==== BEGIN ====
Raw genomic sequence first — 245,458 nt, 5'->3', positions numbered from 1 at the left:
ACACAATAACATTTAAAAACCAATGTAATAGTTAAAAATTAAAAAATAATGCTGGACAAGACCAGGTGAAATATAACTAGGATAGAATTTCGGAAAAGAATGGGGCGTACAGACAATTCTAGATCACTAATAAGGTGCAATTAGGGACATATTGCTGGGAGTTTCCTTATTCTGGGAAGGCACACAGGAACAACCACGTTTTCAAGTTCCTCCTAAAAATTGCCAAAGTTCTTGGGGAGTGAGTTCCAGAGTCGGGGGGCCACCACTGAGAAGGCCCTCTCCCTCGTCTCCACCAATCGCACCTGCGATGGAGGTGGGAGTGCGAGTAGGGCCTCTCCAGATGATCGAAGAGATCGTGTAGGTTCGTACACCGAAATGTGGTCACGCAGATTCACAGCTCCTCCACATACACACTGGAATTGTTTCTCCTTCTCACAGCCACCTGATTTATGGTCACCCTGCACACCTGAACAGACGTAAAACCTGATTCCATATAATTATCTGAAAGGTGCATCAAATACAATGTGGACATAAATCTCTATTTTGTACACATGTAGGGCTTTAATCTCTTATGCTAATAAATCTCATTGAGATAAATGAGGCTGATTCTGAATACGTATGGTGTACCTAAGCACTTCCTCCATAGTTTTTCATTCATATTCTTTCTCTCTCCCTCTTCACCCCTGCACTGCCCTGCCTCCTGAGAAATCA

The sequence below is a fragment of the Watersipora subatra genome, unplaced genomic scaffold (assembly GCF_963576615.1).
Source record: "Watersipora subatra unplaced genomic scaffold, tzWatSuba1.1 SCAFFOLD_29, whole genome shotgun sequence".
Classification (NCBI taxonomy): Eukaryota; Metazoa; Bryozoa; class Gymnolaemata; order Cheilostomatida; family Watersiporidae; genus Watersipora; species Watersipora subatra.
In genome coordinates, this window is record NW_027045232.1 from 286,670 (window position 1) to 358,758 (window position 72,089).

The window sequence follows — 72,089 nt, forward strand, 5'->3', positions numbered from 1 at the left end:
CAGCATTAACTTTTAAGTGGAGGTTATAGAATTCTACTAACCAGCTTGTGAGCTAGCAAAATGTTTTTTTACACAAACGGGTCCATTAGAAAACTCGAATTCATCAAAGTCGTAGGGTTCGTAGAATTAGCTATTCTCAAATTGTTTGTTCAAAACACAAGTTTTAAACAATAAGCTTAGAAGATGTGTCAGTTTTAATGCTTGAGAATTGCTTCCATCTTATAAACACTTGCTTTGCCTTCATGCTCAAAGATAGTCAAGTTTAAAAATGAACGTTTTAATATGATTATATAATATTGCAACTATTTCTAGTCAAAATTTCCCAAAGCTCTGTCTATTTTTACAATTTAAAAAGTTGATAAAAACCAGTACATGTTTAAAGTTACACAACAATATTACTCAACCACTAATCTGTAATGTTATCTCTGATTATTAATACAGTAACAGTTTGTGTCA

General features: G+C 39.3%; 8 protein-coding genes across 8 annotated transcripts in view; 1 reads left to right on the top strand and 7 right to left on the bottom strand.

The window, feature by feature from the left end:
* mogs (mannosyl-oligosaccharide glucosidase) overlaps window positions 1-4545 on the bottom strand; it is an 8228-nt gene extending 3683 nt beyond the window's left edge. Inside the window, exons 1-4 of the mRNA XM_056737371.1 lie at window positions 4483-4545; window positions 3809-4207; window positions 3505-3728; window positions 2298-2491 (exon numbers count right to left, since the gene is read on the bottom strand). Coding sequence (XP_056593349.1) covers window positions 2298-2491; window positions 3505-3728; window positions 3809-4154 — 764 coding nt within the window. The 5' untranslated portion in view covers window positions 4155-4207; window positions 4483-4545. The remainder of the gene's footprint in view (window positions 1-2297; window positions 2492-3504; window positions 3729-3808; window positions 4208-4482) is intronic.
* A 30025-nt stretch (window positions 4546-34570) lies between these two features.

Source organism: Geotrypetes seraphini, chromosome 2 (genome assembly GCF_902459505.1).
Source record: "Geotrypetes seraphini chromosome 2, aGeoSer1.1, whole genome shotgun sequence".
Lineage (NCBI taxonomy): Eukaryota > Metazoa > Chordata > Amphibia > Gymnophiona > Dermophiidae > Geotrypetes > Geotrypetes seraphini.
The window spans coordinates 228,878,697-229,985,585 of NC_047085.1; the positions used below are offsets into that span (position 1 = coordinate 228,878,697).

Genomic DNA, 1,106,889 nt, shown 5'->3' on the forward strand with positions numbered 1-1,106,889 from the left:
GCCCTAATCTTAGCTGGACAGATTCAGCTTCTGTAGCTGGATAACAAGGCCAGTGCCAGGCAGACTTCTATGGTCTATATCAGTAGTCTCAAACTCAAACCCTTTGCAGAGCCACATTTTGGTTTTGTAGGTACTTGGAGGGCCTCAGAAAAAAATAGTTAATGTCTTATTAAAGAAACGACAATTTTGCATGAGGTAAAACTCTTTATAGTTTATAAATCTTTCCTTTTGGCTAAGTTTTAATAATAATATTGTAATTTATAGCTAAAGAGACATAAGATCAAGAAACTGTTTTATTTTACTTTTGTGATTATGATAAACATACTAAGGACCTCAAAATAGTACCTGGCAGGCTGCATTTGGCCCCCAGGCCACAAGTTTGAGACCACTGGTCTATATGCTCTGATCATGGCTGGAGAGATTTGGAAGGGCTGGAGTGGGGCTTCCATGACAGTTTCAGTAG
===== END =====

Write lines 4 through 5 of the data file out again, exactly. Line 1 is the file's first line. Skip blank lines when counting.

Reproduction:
Source record: "Watersipora subatra unplaced genomic scaffold, tzWatSuba1.1 SCAFFOLD_29, whole genome shotgun sequence".
Classification (NCBI taxonomy): Eukaryota; Metazoa; Bryozoa; class Gymnolaemata; order Cheilostomatida; family Watersiporidae; genus Watersipora; species Watersipora subatra.